Standard HVAC systems and air filters are not sufficient for eliminating smoke and odor. Specialized air purifiers with HEPA filters are needed to capture the microscopic particles while activated carbon filters absorb the gasses and odor. Units should be properly sized for the space, with the capability to supply around 2 air changes per hour.

Coway air purifiers feature innovative filtration including HEPA filters that remove particles down to 0.01 microns. Their systems also contain activated carbon filters to eliminate smoke and VOCs. Airmega models have pollution sensors that provide real-time air quality indicators. With features optimized for smoke removal and round-the-clock monitoring, Coway air purifiers provide clean, safe indoor air.

The Bottom Line on Fireplace Smoke

Burning cozy fires is enjoyable during the winter but also contributes substantially to indoor and outdoor air pollution when done improperly or excessively. By understanding the impact of fireplace smoke and following a few simple considerate steps, you can reduce your air quality impacts this winter season. Your family, neighbors and the environment will thank you!

Visit Cowaymega today to find the model that best suits your space this winter.



Environmental Protection Agency - Residential Wood Combustion— PM2.5 Emission 

Atmosphere - Indoor Air Pollution from Residential Stoves: Examining the Flooding of Particulate Matter into Homes during Real-World Use


1Coway air purifiers have been proven to trap dust, pollen, dander, viruses and bacteria in the air based on KCL (Korea Conformity Laboratories) testing.They have been tested in a 30㎥ size chamber according to the Korea Air Cleaning Association standard (SPS-KACA 002-132:2022 Modified) to measure the 0.01㎛ size of particle removal rate. It was tested on maximum airflow speed in normal room temperature and humidity conditions. The performance may vary in the actual living environment of customers.
→ Tested with Airmega Aim, 100, 150, 160, AP-1216L, AP-1512HH, AP-1512HHS, 200M, Icon, IconS, 230, 240, 250, 250 Art, 250S, 300, 300S, 400, 400S, ProX

299.97% of viruses, bacteria, fungi and pollen were verified to be removed from the air for Coway air purifiers which have Green True HEPA™ filter applied based on the Japan Food Research Laboratories(JFRL) testing according to JEM 1467 standard.
→ Tested with Coway Airmega AP-1512HH, AP-1512HHS, 250, 250 Art, 250S, 300, 300S, 400, 400S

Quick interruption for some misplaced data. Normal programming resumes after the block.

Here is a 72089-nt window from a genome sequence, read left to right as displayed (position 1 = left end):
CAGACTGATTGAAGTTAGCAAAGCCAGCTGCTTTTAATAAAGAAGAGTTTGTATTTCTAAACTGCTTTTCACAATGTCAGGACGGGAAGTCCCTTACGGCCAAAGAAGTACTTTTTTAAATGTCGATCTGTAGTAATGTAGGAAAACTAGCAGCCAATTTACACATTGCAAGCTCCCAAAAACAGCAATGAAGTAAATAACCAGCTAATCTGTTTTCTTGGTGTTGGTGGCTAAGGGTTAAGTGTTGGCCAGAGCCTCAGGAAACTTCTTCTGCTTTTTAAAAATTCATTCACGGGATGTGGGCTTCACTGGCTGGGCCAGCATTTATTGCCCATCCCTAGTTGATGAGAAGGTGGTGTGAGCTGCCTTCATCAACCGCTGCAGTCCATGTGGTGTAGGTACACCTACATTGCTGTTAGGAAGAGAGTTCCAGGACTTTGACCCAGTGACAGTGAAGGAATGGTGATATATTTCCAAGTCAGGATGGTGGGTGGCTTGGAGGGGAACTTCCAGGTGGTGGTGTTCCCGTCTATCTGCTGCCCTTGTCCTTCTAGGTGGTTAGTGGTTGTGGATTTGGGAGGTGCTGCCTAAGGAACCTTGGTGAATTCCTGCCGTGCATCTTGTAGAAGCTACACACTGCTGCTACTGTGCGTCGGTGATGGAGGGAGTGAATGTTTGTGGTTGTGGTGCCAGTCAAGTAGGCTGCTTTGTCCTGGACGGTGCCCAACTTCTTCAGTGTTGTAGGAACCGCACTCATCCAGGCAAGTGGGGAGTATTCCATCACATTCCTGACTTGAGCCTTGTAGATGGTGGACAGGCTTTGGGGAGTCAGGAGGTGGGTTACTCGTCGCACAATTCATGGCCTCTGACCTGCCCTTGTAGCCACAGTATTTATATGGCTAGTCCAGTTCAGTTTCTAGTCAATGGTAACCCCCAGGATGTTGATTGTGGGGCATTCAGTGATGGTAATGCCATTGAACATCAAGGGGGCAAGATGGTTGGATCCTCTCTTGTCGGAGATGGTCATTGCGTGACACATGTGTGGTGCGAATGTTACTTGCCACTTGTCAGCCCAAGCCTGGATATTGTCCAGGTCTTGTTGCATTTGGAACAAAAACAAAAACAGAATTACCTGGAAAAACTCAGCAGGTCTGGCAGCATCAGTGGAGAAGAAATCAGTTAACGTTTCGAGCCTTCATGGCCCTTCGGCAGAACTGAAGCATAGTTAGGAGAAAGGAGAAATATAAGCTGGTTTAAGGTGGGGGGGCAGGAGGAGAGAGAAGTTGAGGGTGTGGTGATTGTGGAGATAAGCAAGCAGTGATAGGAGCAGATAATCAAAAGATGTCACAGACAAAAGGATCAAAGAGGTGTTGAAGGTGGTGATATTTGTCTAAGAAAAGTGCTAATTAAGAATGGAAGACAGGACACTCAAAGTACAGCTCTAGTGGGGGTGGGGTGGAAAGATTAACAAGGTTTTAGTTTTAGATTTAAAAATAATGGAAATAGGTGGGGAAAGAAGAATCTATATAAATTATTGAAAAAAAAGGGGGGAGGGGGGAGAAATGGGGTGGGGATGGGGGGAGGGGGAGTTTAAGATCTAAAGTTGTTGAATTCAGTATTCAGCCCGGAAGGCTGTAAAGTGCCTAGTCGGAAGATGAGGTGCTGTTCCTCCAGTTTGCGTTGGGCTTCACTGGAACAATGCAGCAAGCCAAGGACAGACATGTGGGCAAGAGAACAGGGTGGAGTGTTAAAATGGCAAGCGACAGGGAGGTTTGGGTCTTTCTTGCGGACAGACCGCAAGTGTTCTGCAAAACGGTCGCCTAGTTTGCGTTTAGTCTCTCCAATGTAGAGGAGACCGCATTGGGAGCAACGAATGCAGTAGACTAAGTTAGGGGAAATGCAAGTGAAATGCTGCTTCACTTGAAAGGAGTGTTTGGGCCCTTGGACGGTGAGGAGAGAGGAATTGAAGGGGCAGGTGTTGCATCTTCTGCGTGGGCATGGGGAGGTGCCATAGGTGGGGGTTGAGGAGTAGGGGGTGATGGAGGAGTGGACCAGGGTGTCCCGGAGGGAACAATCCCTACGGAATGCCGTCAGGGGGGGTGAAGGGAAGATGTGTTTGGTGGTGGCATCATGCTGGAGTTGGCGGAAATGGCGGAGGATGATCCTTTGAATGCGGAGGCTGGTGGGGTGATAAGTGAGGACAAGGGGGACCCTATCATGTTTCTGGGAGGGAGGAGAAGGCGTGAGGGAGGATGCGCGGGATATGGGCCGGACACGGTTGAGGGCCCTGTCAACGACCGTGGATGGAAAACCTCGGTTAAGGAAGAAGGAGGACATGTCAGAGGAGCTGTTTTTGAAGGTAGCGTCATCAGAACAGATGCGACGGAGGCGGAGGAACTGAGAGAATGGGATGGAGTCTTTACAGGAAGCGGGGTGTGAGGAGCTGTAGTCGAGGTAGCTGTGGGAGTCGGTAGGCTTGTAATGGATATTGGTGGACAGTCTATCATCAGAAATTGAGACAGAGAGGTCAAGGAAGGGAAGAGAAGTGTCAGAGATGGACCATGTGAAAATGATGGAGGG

→ All tested by JFRL and received above result within below time.

All tested by JFRL and received above result within below time.

- Virus: Tested with Escherichia coli phage ΦX174 NBRC 103405, 60 minutes
- Bacteria: Tested with Staphylococcus epidermidis NBRC 12993, 60 minutes
- Fungi/Mold: Tested with Penicillium citrinum NBRC 6352, 60 minutes
- Pollen: Tested with Cedar Pollen extract, 60 minutes

3Aerosol test conducted in a Biosafety level 3 laboratory with two Coway air purifier models, Coway Airmega 250 and 400 for removal of SARS-CoV-2 Aerosol by US based MRI Global, a not-for-profit laboratory and partner of US Department of Defense. The test was conducted in a 13.1ft3 chamber. Virus was aerosolized for 15 minutes and the product was turned on high for 2 minutes. Result showed each product effectively removed over 99.98% of the SARS-CoV-2 in 2 minutes. This is a result from a laboratory experiment condition and result may vary in different conditions. This result does not imply it kills SARS-CoV-2 or prevents the transmission of Covid-19. Coway Airmega 250S and 400S are identical to the tested models and has equal performance with an additional mobile connectivity function.

4The concentration of ammonia, acetaldehyde and acetic acid were proven to be removed within 30 minutes by FCG Research Institute, Inc. Human Life Science Lab. It is not a demonstration result in the actual use space. Not all odors and gases may be supported. → Tested with Coway Airmega 150, 160, AP-1512HH, AP-1512HHS, 400, 400S

5The coverage area of the air purifier is based on an area where the air cleaner can make two air changes per hour (ACPH). An air change per hour translates to how many times an air purifier can clean an area, assuming the height of a ceiling to be 8 ft, in one hour. Therefore ** means two air changes per hour means that the cleaner can clean the area once every 30 minutes and * means air changes per hour means that the air purifier can clean the area once every 60 minutes.

10Terms and conditions apply. Discounts, including promotions, coupons, bundle discount and subscription discount, cannot be stacked on top of other coupons. During promotional periods, discount codes will not be able to be applied to orders. Promo codes may apply to products only—filters, accessories, and new products within 3 months of the release date are not included.